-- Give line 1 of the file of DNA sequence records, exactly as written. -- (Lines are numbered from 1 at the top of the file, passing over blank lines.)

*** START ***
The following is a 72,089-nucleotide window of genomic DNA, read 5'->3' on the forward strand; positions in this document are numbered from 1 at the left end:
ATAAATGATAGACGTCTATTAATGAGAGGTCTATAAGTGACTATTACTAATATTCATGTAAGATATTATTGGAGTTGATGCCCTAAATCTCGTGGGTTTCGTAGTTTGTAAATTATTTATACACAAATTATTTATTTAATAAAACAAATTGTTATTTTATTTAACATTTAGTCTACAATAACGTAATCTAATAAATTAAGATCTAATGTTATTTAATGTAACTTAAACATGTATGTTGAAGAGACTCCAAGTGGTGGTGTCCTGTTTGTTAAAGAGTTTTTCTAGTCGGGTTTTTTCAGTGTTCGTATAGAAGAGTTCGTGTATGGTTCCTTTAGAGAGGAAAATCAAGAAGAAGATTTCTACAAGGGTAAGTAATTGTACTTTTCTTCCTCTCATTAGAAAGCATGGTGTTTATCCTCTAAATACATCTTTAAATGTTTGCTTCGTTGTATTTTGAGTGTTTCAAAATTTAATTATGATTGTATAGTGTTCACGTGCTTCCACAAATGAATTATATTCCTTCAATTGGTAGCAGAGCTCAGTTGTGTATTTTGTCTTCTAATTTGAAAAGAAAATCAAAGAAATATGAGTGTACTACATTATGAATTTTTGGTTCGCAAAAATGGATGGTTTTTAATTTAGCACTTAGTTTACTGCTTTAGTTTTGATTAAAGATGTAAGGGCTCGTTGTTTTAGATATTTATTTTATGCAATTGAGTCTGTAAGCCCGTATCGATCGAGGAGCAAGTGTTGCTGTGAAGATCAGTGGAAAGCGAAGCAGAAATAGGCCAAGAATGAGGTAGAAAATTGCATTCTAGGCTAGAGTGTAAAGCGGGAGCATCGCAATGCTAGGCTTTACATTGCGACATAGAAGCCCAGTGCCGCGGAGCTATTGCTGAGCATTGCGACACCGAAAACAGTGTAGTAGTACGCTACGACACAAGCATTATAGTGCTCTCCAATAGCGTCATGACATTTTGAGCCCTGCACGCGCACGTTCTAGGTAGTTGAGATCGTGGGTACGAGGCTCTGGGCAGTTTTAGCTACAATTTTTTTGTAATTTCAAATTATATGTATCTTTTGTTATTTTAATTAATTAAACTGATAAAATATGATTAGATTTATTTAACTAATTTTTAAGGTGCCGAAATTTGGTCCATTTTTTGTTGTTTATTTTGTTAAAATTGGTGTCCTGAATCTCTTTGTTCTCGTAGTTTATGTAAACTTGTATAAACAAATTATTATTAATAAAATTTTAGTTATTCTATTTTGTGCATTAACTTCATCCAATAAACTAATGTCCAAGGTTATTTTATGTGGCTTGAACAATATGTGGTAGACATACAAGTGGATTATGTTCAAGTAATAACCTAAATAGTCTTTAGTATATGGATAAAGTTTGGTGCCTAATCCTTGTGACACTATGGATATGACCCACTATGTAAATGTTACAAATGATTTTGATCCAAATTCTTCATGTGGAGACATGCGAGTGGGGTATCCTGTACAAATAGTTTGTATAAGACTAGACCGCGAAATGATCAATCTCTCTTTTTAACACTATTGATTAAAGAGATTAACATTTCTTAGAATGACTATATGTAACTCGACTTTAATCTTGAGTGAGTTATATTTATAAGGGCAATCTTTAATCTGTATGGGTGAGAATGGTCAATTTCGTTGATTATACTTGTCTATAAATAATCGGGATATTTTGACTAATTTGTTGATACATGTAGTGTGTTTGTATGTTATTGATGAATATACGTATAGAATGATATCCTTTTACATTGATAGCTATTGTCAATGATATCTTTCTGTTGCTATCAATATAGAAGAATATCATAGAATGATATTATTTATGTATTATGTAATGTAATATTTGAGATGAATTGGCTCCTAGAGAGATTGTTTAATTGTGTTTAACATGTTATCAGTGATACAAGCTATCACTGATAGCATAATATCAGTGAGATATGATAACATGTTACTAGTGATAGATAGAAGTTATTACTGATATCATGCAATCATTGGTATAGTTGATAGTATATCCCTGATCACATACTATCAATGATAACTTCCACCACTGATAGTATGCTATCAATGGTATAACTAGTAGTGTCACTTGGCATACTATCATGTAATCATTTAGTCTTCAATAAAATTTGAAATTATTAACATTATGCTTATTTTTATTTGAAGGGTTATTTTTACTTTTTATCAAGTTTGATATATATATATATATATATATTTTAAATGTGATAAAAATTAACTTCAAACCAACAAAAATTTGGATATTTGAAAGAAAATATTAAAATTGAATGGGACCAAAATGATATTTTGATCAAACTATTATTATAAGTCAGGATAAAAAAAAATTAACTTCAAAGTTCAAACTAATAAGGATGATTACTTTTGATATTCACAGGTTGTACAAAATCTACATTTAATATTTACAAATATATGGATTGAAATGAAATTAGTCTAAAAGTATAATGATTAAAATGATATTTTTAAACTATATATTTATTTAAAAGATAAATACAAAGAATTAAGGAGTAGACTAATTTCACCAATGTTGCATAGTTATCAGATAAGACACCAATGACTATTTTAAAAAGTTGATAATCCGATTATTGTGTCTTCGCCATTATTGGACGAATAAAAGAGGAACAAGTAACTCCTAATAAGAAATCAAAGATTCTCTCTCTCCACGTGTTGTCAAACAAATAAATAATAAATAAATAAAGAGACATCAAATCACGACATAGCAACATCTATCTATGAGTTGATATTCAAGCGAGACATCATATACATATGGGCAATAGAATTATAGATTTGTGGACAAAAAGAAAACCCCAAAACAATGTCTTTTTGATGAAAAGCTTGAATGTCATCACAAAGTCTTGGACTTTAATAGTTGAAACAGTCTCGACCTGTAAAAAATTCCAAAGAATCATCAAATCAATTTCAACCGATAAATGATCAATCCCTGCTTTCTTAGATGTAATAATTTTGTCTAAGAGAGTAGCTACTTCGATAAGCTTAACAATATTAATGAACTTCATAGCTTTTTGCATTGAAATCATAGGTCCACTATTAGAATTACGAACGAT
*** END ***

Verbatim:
The following is a 72,089-nucleotide window of genomic DNA, read 5'->3' on the forward strand; positions in this document are numbered from 1 at the left end: